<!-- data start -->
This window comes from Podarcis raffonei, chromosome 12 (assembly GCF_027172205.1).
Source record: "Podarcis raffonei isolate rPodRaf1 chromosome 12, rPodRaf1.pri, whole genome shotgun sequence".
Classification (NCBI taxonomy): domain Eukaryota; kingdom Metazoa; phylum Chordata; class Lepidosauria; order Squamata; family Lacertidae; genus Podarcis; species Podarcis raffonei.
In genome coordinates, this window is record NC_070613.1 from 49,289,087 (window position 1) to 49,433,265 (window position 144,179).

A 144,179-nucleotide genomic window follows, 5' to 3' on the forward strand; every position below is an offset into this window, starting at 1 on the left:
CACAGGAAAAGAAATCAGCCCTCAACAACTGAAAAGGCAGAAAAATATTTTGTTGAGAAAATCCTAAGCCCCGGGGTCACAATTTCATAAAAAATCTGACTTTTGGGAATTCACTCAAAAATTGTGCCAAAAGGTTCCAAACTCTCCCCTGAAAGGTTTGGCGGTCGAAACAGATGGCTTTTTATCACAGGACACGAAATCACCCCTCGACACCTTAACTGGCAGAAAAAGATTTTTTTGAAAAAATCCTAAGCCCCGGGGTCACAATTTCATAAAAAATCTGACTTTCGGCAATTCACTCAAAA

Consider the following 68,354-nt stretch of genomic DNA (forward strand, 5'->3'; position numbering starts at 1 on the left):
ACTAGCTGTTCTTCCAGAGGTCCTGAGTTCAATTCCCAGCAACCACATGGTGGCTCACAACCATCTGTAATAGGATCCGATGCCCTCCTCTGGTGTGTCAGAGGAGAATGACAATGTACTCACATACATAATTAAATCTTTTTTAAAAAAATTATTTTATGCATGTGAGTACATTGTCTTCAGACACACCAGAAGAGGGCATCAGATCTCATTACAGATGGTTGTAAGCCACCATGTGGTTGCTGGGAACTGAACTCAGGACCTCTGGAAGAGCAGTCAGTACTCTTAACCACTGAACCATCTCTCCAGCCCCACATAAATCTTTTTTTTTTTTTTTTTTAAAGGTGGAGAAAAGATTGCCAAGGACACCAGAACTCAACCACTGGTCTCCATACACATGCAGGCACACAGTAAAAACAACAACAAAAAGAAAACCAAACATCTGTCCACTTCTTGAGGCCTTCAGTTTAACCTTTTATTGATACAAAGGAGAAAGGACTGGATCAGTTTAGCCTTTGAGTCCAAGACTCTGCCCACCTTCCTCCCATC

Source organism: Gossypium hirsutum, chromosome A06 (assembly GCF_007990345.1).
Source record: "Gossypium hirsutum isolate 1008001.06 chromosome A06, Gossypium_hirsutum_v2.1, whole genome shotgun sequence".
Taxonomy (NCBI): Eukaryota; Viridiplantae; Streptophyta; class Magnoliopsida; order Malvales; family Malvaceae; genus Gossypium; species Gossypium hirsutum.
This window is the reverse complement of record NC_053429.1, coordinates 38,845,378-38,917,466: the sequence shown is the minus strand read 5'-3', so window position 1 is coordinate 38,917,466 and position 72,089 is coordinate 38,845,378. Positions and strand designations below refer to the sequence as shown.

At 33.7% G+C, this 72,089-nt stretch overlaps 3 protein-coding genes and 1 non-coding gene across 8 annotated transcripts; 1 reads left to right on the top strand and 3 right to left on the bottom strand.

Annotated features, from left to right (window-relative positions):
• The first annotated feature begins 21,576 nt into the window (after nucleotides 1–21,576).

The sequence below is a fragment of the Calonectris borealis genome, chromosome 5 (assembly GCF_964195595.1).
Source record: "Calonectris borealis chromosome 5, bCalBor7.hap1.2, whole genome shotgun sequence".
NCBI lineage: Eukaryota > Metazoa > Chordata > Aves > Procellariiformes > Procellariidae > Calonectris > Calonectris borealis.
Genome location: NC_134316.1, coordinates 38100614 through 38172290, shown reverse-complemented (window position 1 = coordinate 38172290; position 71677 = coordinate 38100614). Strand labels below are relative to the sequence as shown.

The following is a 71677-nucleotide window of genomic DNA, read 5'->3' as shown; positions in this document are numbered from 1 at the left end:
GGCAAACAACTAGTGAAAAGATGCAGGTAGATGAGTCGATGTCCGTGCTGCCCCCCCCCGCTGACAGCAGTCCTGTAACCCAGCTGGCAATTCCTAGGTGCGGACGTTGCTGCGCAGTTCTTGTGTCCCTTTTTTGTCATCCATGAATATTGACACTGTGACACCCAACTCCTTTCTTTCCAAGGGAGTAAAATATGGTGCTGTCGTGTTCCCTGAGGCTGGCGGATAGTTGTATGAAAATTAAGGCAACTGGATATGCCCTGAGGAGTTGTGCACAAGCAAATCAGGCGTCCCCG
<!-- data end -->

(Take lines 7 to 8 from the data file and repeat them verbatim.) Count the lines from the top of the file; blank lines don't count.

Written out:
Consider the following 68,354-nt stretch of genomic DNA (forward strand, 5'->3'; position numbering starts at 1 on the left):
ACTAGCTGTTCTTCCAGAGGTCCTGAGTTCAATTCCCAGCAACCACATGGTGGCTCACAACCATCTGTAATAGGATCCGATGCCCTCCTCTGGTGTGTCAGAGGAGAATGACAATGTACTCACATACATAATTAAATCTTTTTTAAAAAAATTATTTTATGCATGTGAGTACATTGTCTTCAGACACACCAGAAGAGGGCATCAGATCTCATTACAGATGGTTGTAAGCCACCATGTGGTTGCTGGGAACTGAACTCAGGACCTCTGGAAGAGCAGTCAGTACTCTTAACCACTGAACCATCTCTCCAGCCCCACATAAATCTTTTTTTTTTTTTTTTTTAAAGGTGGAGAAAAGATTGCCAAGGACACCAGAACTCAACCACTGGTCTCCATACACATGCAGGCACACAGTAAAAACAACAACAAAAAGAAAACCAAACATCTGTCCACTTCTTGAGGCCTTCAGTTTAACCTTTTATTGATACAAAGGAGAAAGGACTGGATCAGTTTAGCCTTTGAGTCCAAGACTCTGCCCACCTTCCTCCCATC